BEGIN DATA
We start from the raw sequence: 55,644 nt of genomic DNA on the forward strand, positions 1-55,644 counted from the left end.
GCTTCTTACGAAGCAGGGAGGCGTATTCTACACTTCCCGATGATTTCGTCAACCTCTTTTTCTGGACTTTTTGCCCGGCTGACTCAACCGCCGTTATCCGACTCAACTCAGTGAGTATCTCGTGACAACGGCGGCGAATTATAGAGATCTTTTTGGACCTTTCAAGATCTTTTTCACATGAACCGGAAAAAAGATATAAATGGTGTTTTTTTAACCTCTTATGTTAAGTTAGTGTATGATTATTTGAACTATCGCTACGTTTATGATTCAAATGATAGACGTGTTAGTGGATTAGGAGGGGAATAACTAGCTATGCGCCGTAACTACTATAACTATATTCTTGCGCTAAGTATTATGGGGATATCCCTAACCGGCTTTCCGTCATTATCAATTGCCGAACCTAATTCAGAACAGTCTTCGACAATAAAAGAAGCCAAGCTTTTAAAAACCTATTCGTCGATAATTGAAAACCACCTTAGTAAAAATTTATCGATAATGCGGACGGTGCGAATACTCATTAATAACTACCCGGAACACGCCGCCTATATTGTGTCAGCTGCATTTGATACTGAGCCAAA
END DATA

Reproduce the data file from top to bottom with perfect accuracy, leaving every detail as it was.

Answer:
We start from the raw sequence: 55,644 nt of genomic DNA on the forward strand, positions 1-55,644 counted from the left end.
GCTTCTTACGAAGCAGGGAGGCGTATTCTACACTTCCCGATGATTTCGTCAACCTCTTTTTCTGGACTTTTTGCCCGGCTGACTCAACCGCCGTTATCCGACTCAACTCAGTGAGTATCTCGTGACAACGGCGGCGAATTATAGAGATCTTTTTGGACCTTTCAAGATCTTTTTCACATGAACCGGAAAAAAGATATAAATGGTGTTTTTTTAACCTCTTATGTTAAGTTAGTGTATGATTATTTGAACTATCGCTACGTTTATGATTCAAATGATAGACGTGTTAGTGGATTAGGAGGGGAATAACTAGCTATGCGCCGTAACTACTATAACTATATTCTTGCGCTAAGTATTATGGGGATATCCCTAACCGGCTTTCCGTCATTATCAATTGCCGAACCTAATTCAGAACAGTCTTCGACAATAAAAGAAGCCAAGCTTTTAAAAACCTATTCGTCGATAATTGAAAACCACCTTAGTAAAAATTTATCGATAATGCGGACGGTGCGAATACTCATTAATAACTACCCGGAACACGCCGCCTATATTGTGTCAGCTGCATTTGATACTGAGCCAAA